Hearing on proposed Meriden water and sewer rate increases delayed

Hearing on proposed Meriden water and sewer rate increases delayed

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MERIDEN — A remote public hearing regarding proposed increases to the city’s water use and sewer rates has now been postponed to May 5, according to city officials. 

According to the proposal, the city’s water usage rate would be raised by 6.89%, to $4.81 per 100 cubic feet, from its current rate of $4.50. 

Meanwhile, the city’s sewer use rate would increase by 6.82%: from $4.69 to $5.01 per 100 cubic feet. 

The hearing previously had been set for Monday, an hour prior to the City Council’s remote meeting, which is still scheduled for 6:30 p.m.

City Manager Tim Coon, in an email to the Record-Journal, stated the hearing had been postponed and is now scheduled to be held in conjunction with the May 5 meeting of the City Council’s finance committee. The finance committee, during that meeting, is expected to take up its final review of the city’s fiscal 2022 budget proposal. 

The finance committee rescheduled its review of the budget proposal following Gov. Ned Lamont’s signing of an executive order that allows municipalities and regional boards of education the flexibility to push back their budget adoption dates.

The City Council resolution regarding the proposed rate increases cites the costs of upgrading the city’s Water Pollution Control facility to reduce phosphorus from treated wastewater, including increased staffing and debt service, as the primary driver for the proposed rate increases. The cost of that project, which began in 2019, is more than $38 million.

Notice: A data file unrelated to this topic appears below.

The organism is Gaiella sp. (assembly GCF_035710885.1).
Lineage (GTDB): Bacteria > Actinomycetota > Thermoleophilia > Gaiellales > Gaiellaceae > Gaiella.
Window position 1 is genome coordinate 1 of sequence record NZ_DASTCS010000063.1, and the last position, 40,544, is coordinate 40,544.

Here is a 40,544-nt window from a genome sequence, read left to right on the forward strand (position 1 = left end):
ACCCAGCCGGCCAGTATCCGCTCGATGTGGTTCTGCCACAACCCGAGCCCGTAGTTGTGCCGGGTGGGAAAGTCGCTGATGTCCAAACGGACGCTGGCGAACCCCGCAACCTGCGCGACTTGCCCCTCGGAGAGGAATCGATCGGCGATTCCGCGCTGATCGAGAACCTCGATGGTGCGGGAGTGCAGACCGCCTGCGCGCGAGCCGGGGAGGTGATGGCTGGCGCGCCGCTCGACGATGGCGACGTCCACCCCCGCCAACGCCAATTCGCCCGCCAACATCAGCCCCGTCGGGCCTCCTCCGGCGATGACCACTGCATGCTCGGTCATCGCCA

The city’s Public Utilities Commission previously approved the proposed rate increases earlier this year. 

Officials noted the city last raised its water and sewer rates in 2018. 

Public utilities officials, speaking during the Feb. 16 meeting of the Public Utilities Commission meeting, explained retained earnings from previous revenue collections would be used to cap rate increases at under 7% for the upcoming year. 

For example, officials plan to use around $122,000 in water earnings to cap the proposed increase in water use rates. 

Lou Arata, vice chairman of the Public Utilities Commission, was the lone member to vote against the proposed increases last month. 

“I felt it was inappropriate for the commission to approve a rate increase, since we are just coming out of the COVID situation,” Arata told the Record-Journal, explaining he felt it was important to have a “neutral year” in terms of usage rates. 

“It’s one more expense we really don’t need to levy on people,” Arata said. 

Steve Volpini, the commission’s chairman, described the project to reduce phosphorus from treated wastewater as a “big undertaking.”

Volpini said the need for rate increases is unfortunate, adding he hoped the recent federal stimulus funds would help take “a little bit of the sting out of” those increases.


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